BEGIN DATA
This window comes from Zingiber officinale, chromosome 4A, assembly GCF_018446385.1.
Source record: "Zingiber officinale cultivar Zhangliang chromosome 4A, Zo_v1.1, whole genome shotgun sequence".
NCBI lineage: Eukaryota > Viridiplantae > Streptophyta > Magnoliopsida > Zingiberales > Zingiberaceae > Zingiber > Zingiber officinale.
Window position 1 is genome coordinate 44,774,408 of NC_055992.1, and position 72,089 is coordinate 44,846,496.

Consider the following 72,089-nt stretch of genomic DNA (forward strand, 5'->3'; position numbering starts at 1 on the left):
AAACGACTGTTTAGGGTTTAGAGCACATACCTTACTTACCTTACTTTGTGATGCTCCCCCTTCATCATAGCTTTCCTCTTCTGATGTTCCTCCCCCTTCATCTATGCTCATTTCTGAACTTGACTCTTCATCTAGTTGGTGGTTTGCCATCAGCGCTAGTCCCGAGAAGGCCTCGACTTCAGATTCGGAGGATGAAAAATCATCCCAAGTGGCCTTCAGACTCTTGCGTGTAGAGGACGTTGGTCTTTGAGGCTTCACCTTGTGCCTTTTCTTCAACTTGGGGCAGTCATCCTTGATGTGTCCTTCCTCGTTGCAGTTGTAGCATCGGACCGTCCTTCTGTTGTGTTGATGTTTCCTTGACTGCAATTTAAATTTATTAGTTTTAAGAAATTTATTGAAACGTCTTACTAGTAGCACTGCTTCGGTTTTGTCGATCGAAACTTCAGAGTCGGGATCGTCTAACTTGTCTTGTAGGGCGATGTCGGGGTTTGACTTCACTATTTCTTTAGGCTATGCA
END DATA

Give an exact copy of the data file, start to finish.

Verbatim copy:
This window comes from Zingiber officinale, chromosome 4A, assembly GCF_018446385.1.
Source record: "Zingiber officinale cultivar Zhangliang chromosome 4A, Zo_v1.1, whole genome shotgun sequence".
NCBI lineage: Eukaryota > Viridiplantae > Streptophyta > Magnoliopsida > Zingiberales > Zingiberaceae > Zingiber > Zingiber officinale.
Window position 1 is genome coordinate 44,774,408 of NC_055992.1, and position 72,089 is coordinate 44,846,496.

Consider the following 72,089-nt stretch of genomic DNA (forward strand, 5'->3'; position numbering starts at 1 on the left):
AAACGACTGTTTAGGGTTTAGAGCACATACCTTACTTACCTTACTTTGTGATGCTCCCCCTTCATCATAGCTTTCCTCTTCTGATGTTCCTCCCCCTTCATCTATGCTCATTTCTGAACTTGACTCTTCATCTAGTTGGTGGTTTGCCATCAGCGCTAGTCCCGAGAAGGCCTCGACTTCAGATTCGGAGGATGAAAAATCATCCCAAGTGGCCTTCAGACTCTTGCGTGTAGAGGACGTTGGTCTTTGAGGCTTCACCTTGTGCCTTTTCTTCAACTTGGGGCAGTCATCCTTGATGTGTCCTTCCTCGTTGCAGTTGTAGCATCGGACCGTCCTTCTGTTGTGTTGATGTTTCCTTGACTGCAATTTAAATTTATTAGTTTTAAGAAATTTATTGAAACGTCTTACTAGTAGCACTGCTTCGGTTTTGTCGATCGAAACTTCAGAGTCGGGATCGTCTAACTTGTCTTGTAGGGCGATGTCGGGGTTTGACTTCACTATTTCTTTAGGCTATGCA